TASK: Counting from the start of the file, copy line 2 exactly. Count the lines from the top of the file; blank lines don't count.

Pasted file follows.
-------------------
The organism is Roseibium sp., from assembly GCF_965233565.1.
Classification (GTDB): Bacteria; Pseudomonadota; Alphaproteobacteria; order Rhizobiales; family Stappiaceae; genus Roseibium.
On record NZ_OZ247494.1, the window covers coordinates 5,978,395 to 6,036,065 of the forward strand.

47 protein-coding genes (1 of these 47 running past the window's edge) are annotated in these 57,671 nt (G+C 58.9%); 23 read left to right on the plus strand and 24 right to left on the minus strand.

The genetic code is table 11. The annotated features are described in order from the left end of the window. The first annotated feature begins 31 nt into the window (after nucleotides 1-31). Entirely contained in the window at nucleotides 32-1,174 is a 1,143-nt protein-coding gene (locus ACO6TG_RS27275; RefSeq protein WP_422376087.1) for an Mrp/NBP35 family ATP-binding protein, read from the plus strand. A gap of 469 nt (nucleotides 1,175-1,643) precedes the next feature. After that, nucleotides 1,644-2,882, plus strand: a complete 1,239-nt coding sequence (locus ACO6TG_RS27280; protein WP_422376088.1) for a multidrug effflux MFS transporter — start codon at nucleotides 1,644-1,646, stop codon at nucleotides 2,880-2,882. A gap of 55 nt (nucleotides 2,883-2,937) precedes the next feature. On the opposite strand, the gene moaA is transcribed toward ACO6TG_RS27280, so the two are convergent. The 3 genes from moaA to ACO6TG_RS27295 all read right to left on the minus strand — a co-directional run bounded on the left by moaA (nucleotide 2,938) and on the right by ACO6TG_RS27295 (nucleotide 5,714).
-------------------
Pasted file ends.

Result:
Classification (GTDB): Bacteria; Pseudomonadota; Alphaproteobacteria; order Rhizobiales; family Stappiaceae; genus Roseibium.